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15.6 Chlorination versus Bromination

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    A Free Radical Substitution Reaction

    This page gives you the facts and a simple, uncluttered mechanism for the free radical substitution reaction between methane and bromine. This reaction between methane and bromine happens in the presence of ultraviolet light - typically sunlight. This is a good example of a photochemical reaction - a reaction brought about by light.

    \[CH_4 + Br_2 \rightarrow CH_3Br + HBr\]

    The organic product is bromomethane. One of the hydrogen atoms in the methane has been replaced by a bromine atom, so this is a substitution reaction. However, the reaction doesn't stop there, and all the hydrogens in the methane can in turn be replaced by bromine atoms.

    The mechanism

    The mechanism involves a chain reaction. During a chain reaction, for every reactive species you start off with, a new one is generated at the end - and this keeps the process going.The over-all process is known as free radical substitution, or as a free radical chain reaction.

    • Chain initiation: The chain is initiated (started) by UV light breaking a bromine molecule into free radicals.


    • Chain propagation reactions: These are the reactions which keep the chain going.

    CH4 + BrCH3 + HBr

    CH3 + Br2CH3Br + Br

    • Chain termination reactions: These are reactions which remove free radicals from the system without replacing them by new ones.


    CH3 + BrCH3Br

    CH3 + CH3CH3CH3


    When alkanes larger than ethane are halogenated, isomeric products are formed. Thus chlorination of propane gives both 1-chloropropane and 2-chloropropane as mono-chlorinated products. Four constitutionally isomeric dichlorinated products are possible, and five constitutional isomers exist for the trichlorinated propanes. Can you write structural formulas for the four dichlorinated isomers?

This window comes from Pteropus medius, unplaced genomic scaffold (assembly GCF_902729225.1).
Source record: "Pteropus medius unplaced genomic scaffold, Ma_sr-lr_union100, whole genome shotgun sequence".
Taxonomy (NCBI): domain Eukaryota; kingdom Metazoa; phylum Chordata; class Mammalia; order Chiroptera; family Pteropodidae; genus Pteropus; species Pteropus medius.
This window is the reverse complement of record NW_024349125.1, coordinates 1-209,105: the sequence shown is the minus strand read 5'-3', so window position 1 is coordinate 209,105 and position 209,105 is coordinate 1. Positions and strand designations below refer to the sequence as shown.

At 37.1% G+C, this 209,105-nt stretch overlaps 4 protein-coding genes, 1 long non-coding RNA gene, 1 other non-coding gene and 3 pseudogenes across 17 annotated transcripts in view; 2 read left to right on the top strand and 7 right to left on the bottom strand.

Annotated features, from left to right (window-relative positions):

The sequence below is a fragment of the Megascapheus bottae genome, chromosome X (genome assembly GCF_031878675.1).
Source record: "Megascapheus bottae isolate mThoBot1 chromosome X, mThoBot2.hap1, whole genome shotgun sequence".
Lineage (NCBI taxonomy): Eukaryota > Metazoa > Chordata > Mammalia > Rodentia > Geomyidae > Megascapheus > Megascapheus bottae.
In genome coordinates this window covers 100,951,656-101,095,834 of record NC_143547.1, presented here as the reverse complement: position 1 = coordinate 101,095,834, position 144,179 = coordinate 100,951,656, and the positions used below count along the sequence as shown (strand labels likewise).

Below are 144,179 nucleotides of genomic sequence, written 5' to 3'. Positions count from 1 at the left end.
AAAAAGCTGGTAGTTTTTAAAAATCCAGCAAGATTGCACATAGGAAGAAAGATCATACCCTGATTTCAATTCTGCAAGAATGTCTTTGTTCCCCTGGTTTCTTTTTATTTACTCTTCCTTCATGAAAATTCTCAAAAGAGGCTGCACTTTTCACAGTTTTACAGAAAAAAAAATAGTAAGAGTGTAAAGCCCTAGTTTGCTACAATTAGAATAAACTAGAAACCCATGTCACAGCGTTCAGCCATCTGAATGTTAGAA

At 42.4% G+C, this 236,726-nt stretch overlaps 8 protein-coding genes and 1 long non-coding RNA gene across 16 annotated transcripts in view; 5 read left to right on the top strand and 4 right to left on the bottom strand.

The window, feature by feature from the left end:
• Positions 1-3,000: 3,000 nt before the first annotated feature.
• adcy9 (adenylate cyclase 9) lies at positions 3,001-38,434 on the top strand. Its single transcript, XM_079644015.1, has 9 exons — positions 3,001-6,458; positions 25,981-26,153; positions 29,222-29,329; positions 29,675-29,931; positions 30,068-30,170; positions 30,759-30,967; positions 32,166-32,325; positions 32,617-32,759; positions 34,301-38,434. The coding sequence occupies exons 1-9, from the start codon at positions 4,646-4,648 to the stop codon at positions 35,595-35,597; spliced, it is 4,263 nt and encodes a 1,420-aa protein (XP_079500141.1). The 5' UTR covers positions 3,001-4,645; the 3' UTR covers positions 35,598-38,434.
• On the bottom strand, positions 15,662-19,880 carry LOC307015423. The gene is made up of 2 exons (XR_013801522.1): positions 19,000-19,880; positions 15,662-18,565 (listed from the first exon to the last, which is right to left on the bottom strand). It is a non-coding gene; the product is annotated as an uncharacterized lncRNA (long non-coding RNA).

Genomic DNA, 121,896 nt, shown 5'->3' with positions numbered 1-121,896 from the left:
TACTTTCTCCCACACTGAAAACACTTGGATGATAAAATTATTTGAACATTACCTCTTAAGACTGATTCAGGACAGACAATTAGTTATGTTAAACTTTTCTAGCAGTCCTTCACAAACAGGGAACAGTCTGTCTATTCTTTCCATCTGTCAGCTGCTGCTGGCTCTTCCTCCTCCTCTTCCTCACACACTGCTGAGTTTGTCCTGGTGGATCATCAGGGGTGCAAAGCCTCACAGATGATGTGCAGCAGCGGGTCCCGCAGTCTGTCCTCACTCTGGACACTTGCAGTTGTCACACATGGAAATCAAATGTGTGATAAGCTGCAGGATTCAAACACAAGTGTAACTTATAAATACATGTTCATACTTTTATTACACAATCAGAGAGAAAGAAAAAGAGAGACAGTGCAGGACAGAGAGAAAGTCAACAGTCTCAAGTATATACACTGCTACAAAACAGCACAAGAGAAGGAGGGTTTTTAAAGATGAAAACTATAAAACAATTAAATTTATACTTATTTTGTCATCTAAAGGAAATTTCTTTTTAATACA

\[CH_3CH_2CH_3 + 2Cl_2 \rightarrow \text{Four} \; C_3H_6Cl_2 \; \text{isomers} + 2 HCl\]

    The halogenation of propane discloses an interesting feature of these reactions. All the hydrogens in a complex alkane do not exhibit equal reactivity. For example, propane has eight hydrogens, six of them being structurally equivalent primary, and the other two being secondary. If all these hydrogen atoms were equally reactive, halogenation should give a 3:1 ratio of 1-halopropane to 2-halopropane mono-halogenated products, reflecting the primary/secondary numbers. This is not what we observe. Light-induced gas phase chlorination at 25 ºC gives 45% 1-chloropropane and 55% 2-chloropropane.

    CH3-CH2-CH3 + Cl2 → 45% CH3-CH2-CH2Cl + 55% CH3-CHCl-CH3

    The results of bromination ( light-induced at 25 ºC ) are even more suprising, with 2-bromopropane accounting for 97% of the mono-bromo product.

    CH3-CH2-CH3 + Br2 → 3% CH3-CH2-CH2Br + 97% CH3-CHBr-CH3

    These results suggest strongly that 2º-hydrogens are inherently more reactive than 1º-hydrogens, by a factor of about 3:1. Further experiments showed that 3º-hydrogens are even more reactive toward halogen atoms. Thus, light-induced chlorination of 2-methylpropane gave predominantly (65%) 2-chloro-2-methylpropane, the substitution product of the sole 3º-hydrogen, despite the presence of nine 1º-hydrogens in the molecule.

    (CH3)3CH + Cl2 → 65% (CH3)3CCl + 35% (CH3)2CHCH2Cl


    Jim Clark (

    This page titled 15.6 Chlorination versus Bromination is shared under a not declared license and was authored, remixed, and/or curated by Layne Morsch.

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